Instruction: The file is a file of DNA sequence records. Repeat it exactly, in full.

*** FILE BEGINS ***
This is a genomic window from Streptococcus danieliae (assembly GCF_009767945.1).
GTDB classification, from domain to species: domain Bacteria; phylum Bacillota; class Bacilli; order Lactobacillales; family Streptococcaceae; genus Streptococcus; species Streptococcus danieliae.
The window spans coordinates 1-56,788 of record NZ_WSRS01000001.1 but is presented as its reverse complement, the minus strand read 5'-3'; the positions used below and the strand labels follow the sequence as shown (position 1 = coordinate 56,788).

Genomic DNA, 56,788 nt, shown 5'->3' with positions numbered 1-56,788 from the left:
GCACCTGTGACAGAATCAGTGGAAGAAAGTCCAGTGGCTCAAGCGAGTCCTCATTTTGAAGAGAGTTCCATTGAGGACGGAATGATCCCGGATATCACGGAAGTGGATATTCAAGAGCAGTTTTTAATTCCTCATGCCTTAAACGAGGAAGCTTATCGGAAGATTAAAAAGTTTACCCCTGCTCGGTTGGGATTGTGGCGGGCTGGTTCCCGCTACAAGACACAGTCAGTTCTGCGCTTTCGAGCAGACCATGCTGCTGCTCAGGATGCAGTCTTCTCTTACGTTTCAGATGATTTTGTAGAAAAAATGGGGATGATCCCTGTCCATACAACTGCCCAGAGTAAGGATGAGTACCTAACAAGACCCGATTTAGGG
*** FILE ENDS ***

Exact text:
This is a genomic window from Streptococcus danieliae (assembly GCF_009767945.1).
GTDB classification, from domain to species: domain Bacteria; phylum Bacillota; class Bacilli; order Lactobacillales; family Streptococcaceae; genus Streptococcus; species Streptococcus danieliae.
The window spans coordinates 1-56,788 of record NZ_WSRS01000001.1 but is presented as its reverse complement, the minus strand read 5'-3'; the positions used below and the strand labels follow the sequence as shown (position 1 = coordinate 56,788).

Genomic DNA, 56,788 nt, shown 5'->3' with positions numbered 1-56,788 from the left:
GCACCTGTGACAGAATCAGTGGAAGAAAGTCCAGTGGCTCAAGCGAGTCCTCATTTTGAAGAGAGTTCCATTGAGGACGGAATGATCCCGGATATCACGGAAGTGGATATTCAAGAGCAGTTTTTAATTCCTCATGCCTTAAACGAGGAAGCTTATCGGAAGATTAAAAAGTTTACCCCTGCTCGGTTGGGATTGTGGCGGGCTGGTTCCCGCTACAAGACACAGTCAGTTCTGCGCTTTCGAGCAGACCATGCTGCTGCTCAGGATGCAGTCTTCTCTTACGTTTCAGATGATTTTGTAGAAAAAATGGGGATGATCCCTGTCCATACAACTGCCCAGAGTAAGGATGAGTACCTAACAAGACCCGATTTAGGG